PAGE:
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  • Alex First

Tom & Jerry (G) - 101 minutes

One of the most ostentatious weddings in the long and storied history of arguably New York’s finest hotel ... and Tom and Jerry at each other’s throats. What could possibly go wrong?


Skilfully blending live action with animation, Tom & Jerry is loads of fun.


Tom is an entrepreneurial, piano playing cat who doesn’t mind the odd scam.

Jerry is a boisterous mouse with no home, intent on finding appropriate lodgings.


But try as he has, one lead after another has come to nought.


Wearing dark glasses, suggesting he is blind, Tom regales an appreciative public in Central Park, where he busks.


That is until an unwelcome Jerry muscles in on his act, dancing up a storm while Tom tickles the ivories.


Suddenly, he’s the one getting all the coin ... resulting in a massive chase, during which Tom upends a bike-riding Kayla (Chloë Grace Moretz).

Kayla is in some trouble herself.


She can’t seem to hold down a job and regularly pops into the upmarket Royal Gate Hotel for a free feed.


It is there that she sits alongside a haughty Brit, Linda Perrybottom (Camilla Artwedson) with a mighty impressive CV.


Perrybottom just happens to be up for a short-term role at the establishment, which involves helping to prepare for the ritziest wedding of the century.


Kayla tricks her and “adopts” her resume, thereby nailing the job for herself ... against the better judgment of the man who will become her boss, the Event Manager, Terence (Michael Peña).

Terence is overruled by his boss, Mr Dubros (Rob Delaney), and is reluctantly forced to work with Kayla.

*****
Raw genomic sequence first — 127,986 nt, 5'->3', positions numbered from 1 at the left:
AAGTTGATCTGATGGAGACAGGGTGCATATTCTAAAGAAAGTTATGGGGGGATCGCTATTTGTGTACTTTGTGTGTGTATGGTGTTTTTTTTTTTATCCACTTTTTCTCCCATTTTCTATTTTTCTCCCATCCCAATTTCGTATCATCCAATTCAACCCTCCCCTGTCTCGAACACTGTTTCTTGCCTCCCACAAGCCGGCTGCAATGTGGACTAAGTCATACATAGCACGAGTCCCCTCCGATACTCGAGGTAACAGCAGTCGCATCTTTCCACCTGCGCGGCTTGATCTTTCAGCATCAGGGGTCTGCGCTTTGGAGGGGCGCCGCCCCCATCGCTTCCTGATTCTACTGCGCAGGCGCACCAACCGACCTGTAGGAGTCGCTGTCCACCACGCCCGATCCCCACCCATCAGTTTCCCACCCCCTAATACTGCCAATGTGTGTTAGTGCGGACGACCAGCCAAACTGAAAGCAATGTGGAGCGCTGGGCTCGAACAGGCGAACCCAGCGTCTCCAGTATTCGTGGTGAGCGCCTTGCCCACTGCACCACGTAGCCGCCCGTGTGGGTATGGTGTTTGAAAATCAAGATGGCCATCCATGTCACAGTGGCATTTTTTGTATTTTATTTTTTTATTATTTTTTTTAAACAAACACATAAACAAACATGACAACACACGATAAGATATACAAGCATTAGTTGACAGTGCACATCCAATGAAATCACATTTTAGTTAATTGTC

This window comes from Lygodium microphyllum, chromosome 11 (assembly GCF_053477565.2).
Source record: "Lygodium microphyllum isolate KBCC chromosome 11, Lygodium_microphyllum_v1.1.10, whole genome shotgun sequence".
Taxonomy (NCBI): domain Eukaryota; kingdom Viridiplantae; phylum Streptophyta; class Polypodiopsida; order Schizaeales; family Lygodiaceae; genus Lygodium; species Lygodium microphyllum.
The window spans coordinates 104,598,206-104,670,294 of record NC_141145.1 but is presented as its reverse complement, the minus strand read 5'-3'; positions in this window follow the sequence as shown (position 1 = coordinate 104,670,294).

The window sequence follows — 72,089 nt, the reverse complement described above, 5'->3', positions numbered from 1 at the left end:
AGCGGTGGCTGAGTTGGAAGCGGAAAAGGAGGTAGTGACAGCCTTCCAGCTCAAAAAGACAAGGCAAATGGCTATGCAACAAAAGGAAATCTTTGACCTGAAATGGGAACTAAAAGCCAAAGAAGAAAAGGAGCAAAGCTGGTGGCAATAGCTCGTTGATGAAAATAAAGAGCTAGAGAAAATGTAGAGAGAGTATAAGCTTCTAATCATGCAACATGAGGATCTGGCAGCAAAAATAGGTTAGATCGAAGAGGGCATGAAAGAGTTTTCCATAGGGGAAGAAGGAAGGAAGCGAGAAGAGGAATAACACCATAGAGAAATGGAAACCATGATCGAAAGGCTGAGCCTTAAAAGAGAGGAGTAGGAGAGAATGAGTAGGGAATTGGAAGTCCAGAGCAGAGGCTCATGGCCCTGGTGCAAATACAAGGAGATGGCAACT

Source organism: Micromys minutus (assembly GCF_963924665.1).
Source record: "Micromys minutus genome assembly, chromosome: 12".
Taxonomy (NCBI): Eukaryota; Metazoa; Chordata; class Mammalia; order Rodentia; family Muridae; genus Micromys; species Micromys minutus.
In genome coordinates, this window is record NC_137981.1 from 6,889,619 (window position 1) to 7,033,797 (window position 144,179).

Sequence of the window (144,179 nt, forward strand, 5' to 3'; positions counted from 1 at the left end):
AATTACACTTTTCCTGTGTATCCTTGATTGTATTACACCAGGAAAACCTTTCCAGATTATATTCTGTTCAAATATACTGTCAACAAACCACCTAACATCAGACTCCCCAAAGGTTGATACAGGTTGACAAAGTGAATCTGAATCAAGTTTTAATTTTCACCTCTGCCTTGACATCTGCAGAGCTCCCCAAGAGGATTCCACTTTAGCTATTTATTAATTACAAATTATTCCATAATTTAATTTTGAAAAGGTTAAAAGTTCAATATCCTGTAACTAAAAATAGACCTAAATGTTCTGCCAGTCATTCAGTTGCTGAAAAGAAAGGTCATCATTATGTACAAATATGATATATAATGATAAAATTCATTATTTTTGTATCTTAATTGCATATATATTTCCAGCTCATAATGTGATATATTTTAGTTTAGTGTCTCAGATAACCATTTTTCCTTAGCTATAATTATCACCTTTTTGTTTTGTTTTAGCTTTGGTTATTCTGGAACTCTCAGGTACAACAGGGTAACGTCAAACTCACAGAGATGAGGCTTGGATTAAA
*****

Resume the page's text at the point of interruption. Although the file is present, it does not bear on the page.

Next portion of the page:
Kayla immediately bonds with the bride to be, Preeta (Pallavi Sharda), who is struggling with her fiancé’s “extreme” wedding preparations.


When Tom and Jerry appear on the premises - literally continuing their cat and mouse game – Kayla volunteers to get rid of the mouse problem.


Only, in truth, she has no idea how difficult that will prove to be ... and what mayhem Tom, Jerry and other assorted animals arriving on the scene will cause.


Hijinks abound.

The writer is Kevin Costello, who brought us the rather bizarre tale of Brigsby Bear in 2017. Tom & Jerry is based upon the animated franchise created by William Hanna and Joseph Barbera in 1940.


The movie is directed by Tim Story (Shaft).


Sure, Tom & Jerry is aimed at littlies, but that doesn’t mean those who grew up with the cartoon series ... and even parents who didn’t can’t enjoy it too.


There is a lot of slapstick humour involved, which is appropriate for the offering.

I thought Chloë Grace Moretz brought the perfect amount of attitude to her role.


When I speak of that, I refer to her overall performance, not just in delivering her lines, but with her expressions too.


She is really the glue that binds this piece together in between animated scraps and scrapes.


I wasn’t as “sold” on the engaged couple, but Michael Peña performed “exasperated” well.


Ken Jeong is cast to type as the supercilious chef Jackie.

The writers could have further developed the role of Joy the Bellgirl (Patsy Ferran).


Overall though there are smiles aplenty and laughter to be had in this big screen adventure for a couple of traditional small screen stars. I speak, of course, about Tom and Jerry.


Rated G, Tom & Jerry scores a 7 out of 10.